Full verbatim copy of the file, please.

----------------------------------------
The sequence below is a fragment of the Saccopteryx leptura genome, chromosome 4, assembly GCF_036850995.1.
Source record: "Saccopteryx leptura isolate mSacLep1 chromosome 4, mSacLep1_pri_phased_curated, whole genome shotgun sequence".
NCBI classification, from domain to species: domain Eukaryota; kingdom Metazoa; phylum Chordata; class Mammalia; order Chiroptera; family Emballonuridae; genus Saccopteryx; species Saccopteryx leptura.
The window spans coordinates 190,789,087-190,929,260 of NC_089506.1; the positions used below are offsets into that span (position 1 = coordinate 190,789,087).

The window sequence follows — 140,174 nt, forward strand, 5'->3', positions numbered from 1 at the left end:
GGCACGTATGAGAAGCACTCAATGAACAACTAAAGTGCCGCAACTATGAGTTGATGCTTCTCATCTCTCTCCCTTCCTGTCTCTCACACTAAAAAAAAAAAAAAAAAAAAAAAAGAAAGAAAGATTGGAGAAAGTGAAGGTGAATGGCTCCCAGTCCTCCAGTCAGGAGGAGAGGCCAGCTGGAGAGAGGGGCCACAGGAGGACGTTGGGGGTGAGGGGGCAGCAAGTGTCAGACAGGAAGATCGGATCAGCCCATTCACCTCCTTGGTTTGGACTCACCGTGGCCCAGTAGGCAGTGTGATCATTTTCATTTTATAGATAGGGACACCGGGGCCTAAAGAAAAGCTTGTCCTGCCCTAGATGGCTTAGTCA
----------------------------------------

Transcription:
The sequence below is a fragment of the Saccopteryx leptura genome, chromosome 4, assembly GCF_036850995.1.
Source record: "Saccopteryx leptura isolate mSacLep1 chromosome 4, mSacLep1_pri_phased_curated, whole genome shotgun sequence".
NCBI classification, from domain to species: domain Eukaryota; kingdom Metazoa; phylum Chordata; class Mammalia; order Chiroptera; family Emballonuridae; genus Saccopteryx; species Saccopteryx leptura.
The window spans coordinates 190,789,087-190,929,260 of NC_089506.1; the positions used below are offsets into that span (position 1 = coordinate 190,789,087).

The window sequence follows — 140,174 nt, forward strand, 5'->3', positions numbered from 1 at the left end:
GGCACGTATGAGAAGCACTCAATGAACAACTAAAGTGCCGCAACTATGAGTTGATGCTTCTCATCTCTCTCCCTTCCTGTCTCTCACACTAAAAAAAAAAAAAAAAAAAAAAAAGAAAGAAAGATTGGAGAAAGTGAAGGTGAATGGCTCCCAGTCCTCCAGTCAGGAGGAGAGGCCAGCTGGAGAGAGGGGCCACAGGAGGACGTTGGGGGTGAGGGGGCAGCAAGTGTCAGACAGGAAGATCGGATCAGCCCATTCACCTCCTTGGTTTGGACTCACCGTGGCCCAGTAGGCAGTGTGATCATTTTCATTTTATAGATAGGGACACCGGGGCCTAAAGAAAAGCTTGTCCTGCCCTAGATGGCTTAGTCA